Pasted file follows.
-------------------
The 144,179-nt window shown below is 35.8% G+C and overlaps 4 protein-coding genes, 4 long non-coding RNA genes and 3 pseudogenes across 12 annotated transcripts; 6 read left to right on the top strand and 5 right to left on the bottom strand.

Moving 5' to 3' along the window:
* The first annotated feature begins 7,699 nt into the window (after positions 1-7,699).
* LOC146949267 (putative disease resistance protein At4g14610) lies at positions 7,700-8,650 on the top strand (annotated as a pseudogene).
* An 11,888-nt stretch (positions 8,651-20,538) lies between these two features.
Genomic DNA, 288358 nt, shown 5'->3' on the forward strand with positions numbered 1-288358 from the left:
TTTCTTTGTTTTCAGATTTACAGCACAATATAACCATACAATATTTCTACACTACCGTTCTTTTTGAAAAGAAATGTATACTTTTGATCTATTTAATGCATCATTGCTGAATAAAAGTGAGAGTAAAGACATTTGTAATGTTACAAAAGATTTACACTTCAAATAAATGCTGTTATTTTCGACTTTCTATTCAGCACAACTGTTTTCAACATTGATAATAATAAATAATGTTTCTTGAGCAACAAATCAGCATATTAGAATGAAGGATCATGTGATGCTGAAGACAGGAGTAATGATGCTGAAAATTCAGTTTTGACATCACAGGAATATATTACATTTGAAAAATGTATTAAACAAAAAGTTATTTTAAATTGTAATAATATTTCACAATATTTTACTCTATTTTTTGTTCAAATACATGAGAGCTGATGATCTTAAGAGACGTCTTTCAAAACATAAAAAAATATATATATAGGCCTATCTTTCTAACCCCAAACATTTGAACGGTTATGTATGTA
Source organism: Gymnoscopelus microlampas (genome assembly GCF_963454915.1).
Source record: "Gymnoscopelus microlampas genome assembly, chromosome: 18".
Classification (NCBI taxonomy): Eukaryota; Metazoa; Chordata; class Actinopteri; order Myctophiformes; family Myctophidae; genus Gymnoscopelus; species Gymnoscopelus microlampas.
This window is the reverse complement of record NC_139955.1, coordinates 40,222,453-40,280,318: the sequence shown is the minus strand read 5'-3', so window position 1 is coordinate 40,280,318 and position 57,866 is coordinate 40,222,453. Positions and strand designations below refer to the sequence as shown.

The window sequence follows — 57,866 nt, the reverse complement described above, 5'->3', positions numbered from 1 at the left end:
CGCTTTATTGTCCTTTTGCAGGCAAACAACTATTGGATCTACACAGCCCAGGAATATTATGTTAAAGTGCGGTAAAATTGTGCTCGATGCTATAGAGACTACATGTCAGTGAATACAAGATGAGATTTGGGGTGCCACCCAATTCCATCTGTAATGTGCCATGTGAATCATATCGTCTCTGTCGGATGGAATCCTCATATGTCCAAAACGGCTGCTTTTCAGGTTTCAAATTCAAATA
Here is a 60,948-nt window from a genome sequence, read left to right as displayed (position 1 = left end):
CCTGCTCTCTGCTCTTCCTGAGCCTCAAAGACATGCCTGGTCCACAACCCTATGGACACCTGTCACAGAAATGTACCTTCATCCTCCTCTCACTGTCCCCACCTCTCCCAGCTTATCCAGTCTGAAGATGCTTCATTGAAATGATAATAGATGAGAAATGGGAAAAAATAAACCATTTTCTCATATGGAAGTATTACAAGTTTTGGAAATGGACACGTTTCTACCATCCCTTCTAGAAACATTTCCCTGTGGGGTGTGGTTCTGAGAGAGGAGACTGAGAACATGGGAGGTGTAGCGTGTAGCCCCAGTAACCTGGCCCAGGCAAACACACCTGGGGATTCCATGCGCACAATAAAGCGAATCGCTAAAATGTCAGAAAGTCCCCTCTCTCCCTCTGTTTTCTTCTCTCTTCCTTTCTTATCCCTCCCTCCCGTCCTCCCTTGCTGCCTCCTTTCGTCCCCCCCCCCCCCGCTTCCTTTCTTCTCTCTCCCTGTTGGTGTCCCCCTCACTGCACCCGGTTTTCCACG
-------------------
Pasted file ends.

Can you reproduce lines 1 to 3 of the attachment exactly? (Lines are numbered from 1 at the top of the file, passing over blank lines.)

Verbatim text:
The 144,179-nt window shown below is 35.8% G+C and overlaps 4 protein-coding genes, 4 long non-coding RNA genes and 3 pseudogenes across 12 annotated transcripts; 6 read left to right on the top strand and 5 right to left on the bottom strand.

Moving 5' to 3' along the window:
* The first annotated feature begins 7,699 nt into the window (after positions 1-7,699).